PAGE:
Jaap Heringa, Ph.D.
Director & Professor of Bioinformatics, IBIVU VU University Amsterdam, The Netherlands
Modeling strategy based on Petri-nets
In my talk I will introduce a formal modeling strategy based on Petri-nets, which are a convenient means of modeling biological processes. I will illustrate the capabilities of Petri-nets as reasoning vehicles using two examples: Haematopoietic stem cell differentiation in mice, and vulval development in C. elegance. The first system was modeled using a Boolean implementation, and the second using a coarse-grained multi-cellular Petri-net model. Concepts such as the model state space, attractor states, and reasoning to adapt the model to the biological reality will be discussed.
Nader Pourmand, Ph.D.
Director, UCSC Genome Technology Center,University of California, Santa Cruz
Biosensor and Single Cell Manipulation using Nanopipettes
Approaching sub-cellular biological problems from an engineering perspective begs for the incorporation of electronic readouts. With their high sensitivity and low invasiveness, nanotechnology-based tools hold great promise for biochemical sensing and single-cell manipulation. During my talk I will discuss the incorporation of electrical measurements into nanopipette technology and present results showing the rapid and reversible response of these subcellular sensors to different analytes such as antigens, ions and carbohydrates. In addition, I will present the development of a single-cell manipulation platform that uses a nanopipette in a scanning ion-conductive microscopy technique. We use this newly developed technology to position the nanopipette with nanoscale precision, and to inject and/or aspirate a minute amount of material to and from individual cells or organelle without comprising cell viability. Furthermore, if time permits, I will show our strategy for a new, single-cell DNA/ RNA sequencing technology that will potentially use nanopipette technology to analyze the minute amount of aspirated cellular material.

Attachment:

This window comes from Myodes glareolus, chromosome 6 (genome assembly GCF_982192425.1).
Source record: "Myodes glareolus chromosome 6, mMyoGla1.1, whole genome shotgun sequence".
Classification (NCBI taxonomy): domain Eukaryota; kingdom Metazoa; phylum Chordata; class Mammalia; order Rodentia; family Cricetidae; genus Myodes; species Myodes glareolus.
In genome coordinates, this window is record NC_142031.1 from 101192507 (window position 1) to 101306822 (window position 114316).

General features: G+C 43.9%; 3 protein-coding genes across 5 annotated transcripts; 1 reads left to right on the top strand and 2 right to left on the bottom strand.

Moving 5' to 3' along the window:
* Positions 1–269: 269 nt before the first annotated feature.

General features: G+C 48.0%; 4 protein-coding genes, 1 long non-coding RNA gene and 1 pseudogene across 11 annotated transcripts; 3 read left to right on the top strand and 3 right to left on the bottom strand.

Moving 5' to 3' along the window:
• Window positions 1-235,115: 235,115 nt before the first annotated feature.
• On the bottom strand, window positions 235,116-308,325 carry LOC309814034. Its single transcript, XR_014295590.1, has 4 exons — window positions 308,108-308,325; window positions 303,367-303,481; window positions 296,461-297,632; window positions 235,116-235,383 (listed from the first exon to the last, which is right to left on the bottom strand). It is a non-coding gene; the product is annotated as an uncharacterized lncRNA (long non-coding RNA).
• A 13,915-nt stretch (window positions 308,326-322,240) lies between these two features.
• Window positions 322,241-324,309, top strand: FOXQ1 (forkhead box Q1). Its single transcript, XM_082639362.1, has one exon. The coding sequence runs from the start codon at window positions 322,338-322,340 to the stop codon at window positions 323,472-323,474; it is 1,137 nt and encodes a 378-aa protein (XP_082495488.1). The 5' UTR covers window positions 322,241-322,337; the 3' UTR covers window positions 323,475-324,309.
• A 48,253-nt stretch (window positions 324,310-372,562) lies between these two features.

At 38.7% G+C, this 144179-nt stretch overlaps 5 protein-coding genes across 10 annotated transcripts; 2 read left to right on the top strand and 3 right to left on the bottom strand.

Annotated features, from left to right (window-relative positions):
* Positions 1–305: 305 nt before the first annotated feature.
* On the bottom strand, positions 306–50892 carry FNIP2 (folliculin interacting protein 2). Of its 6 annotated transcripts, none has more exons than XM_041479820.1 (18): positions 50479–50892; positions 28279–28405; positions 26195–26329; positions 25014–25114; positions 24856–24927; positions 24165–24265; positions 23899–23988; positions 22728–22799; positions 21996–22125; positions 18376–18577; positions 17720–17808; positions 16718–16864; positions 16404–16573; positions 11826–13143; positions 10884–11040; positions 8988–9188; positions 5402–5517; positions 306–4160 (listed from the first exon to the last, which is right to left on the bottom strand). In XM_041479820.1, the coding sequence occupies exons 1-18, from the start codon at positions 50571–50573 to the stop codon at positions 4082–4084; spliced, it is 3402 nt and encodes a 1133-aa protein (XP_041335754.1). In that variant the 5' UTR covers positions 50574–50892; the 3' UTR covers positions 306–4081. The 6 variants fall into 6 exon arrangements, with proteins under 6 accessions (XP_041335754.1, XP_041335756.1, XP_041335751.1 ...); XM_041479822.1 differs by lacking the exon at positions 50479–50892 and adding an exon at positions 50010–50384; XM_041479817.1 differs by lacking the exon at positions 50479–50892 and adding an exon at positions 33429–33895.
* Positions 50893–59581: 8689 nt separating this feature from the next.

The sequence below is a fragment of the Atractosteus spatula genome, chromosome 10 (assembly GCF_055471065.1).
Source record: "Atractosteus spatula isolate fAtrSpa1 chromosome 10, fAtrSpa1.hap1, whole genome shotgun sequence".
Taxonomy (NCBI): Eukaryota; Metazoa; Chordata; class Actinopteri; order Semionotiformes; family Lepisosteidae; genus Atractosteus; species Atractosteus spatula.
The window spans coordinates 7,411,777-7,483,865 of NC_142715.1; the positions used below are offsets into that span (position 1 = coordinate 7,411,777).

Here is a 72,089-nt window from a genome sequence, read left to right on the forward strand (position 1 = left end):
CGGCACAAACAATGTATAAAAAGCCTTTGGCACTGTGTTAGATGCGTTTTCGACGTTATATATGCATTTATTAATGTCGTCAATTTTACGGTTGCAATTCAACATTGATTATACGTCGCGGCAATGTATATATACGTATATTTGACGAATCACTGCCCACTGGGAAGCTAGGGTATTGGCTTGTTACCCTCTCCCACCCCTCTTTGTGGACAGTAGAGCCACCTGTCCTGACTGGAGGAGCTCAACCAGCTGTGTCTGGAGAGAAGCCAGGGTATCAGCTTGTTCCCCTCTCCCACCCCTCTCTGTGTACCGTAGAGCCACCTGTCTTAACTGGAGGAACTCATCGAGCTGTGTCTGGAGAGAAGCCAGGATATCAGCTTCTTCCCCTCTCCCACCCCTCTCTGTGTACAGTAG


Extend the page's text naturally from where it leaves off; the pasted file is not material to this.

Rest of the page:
R. Manjunath, Ph.D.
Associate Professor, Dept of Biochemistry, Indian Institute of Science, Bengaluru, India
REGULATION OF THE MHC COMPLEX AND HLA SOLUBILISATION BY THE FLAVIVIRUS, JAPANESE ENCEPHALITIS VIRUS
Viral encephalitis caused by Japanese encephalitis virus (JEV) and West Nile Virus (WNV) is a mosquito-borne disease that is prevalent in different parts of India and other parts of South East Asia. JEV is a positive single stranded RNA virus that belongs to the Flavivirus genus of the family Flaviviridae. The genome of JEV is about 11 kb long and codes for a polyprotein which is cleaved by both host and viral encoded proteases to form 3 structural and 7 non-structural proteins. It is a neurotropic virus which infects the central nervous system (CNS) and causes death predominantly in newborn children and young adults. JEV follows a zoonotic life-cycle involving mosquitoes and vertebrate, chiefly pigs and ardeid birds, as amplifying hosts. Humans are infected when bitten by an infected mosquito and are dead end hosts. Its structural, pathological, immunological and epidemiological aspects have been well studied. After entry into the host following a mosquito bite, JEV infection leads to acute peripheral neutrophil leucocytosis in the brain and leads to elevated levels of type I interferon, macrophage-derived chemotactic factor, RANTES,TNF-α and IL-8 in the serum and cerebrospinal fluid.